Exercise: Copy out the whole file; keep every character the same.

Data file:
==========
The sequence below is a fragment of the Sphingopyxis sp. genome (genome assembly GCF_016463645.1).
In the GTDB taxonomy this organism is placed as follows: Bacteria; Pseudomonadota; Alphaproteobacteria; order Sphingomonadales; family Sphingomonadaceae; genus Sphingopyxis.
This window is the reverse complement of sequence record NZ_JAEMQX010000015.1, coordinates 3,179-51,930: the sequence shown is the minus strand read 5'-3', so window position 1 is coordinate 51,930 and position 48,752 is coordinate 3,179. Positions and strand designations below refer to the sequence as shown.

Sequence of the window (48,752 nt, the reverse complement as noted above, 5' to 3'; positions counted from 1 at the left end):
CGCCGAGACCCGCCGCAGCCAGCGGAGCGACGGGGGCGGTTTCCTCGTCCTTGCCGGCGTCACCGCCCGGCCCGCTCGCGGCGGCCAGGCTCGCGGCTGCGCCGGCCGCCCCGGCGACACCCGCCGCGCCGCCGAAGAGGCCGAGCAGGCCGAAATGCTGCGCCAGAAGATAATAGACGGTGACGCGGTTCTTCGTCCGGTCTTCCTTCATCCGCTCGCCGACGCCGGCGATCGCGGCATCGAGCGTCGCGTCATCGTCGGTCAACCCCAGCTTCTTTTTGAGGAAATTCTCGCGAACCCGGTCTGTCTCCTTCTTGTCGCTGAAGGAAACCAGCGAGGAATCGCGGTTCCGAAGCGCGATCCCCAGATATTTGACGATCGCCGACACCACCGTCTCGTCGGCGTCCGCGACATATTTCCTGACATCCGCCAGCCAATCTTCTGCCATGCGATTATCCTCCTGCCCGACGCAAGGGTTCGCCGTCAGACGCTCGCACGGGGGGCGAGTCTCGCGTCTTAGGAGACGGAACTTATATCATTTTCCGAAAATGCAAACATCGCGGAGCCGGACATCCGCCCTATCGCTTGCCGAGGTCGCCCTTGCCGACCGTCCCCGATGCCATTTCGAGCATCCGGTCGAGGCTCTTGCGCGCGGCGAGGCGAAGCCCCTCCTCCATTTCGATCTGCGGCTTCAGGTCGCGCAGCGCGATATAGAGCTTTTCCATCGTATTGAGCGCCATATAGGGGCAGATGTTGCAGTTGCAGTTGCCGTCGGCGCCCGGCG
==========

The sequence below is a fragment of the Sphingopyxis sp. genome (genome assembly GCF_016463645.1).
In the GTDB taxonomy this organism is placed as follows: Bacteria; Pseudomonadota; Alphaproteobacteria; order Sphingomonadales; family Sphingomonadaceae; genus Sphingopyxis.
This window is the reverse complement of sequence record NZ_JAEMQX010000015.1, coordinates 3,179-51,930: the sequence shown is the minus strand read 5'-3', so window position 1 is coordinate 51,930 and position 48,752 is coordinate 3,179. Positions and strand designations below refer to the sequence as shown.

Sequence of the window (48,752 nt, the reverse complement as noted above, 5' to 3'; positions counted from 1 at the left end):
CGCCGAGACCCGCCGCAGCCAGCGGAGCGACGGGGGCGGTTTCCTCGTCCTTGCCGGCGTCACCGCCCGGCCCGCTCGCGGCGGCCAGGCTCGCGGCTGCGCCGGCCGCCCCGGCGACACCCGCCGCGCCGCCGAAGAGGCCGAGCAGGCCGAAATGCTGCGCCAGAAGATAATAGACGGTGACGCGGTTCTTCGTCCGGTCTTCCTTCATCCGCTCGCCGACGCCGGCGATCGCGGCATCGAGCGTCGCGTCATCGTCGGTCAACCCCAGCTTCTTTTTGAGGAAATTCTCGCGAACCCGGTCTGTCTCCTTCTTGTCGCTGAAGGAAACCAGCGAGGAATCGCGGTTCCGAAGCGCGATCCCCAGATATTTGACGATCGCCGACACCACCGTCTCGTCGGCGTCCGCGACATATTTCCTGACATCCGCCAGCCAATCTTCTGCCATGCGATTATCCTCCTGCCCGACGCAAGGGTTCGCCGTCAGACGCTCGCACGGGGGGCGAGTCTCGCGTCTTAGGAGACGGAACTTATATCATTTTCCGAAAATGCAAACATCGCGGAGCCGGACATCCGCCCTATCGCTTGCCGAGGTCGCCCTTGCCGACCGTCCCCGATGCCATTTCGAGCATCCGGTCGAGGCTCTTGCGCGCGGCGAGGCGAAGCCCCTCCTCCATTTCGATCTGCGGCTTCAGGTCGCGCAGCGCGATATAGAGCTTTTCCATCGTATTGAGCGCCATATAGGGGCAGATGTTGCAGTTGCAGTTGCCGTCGGCGCCCGGCG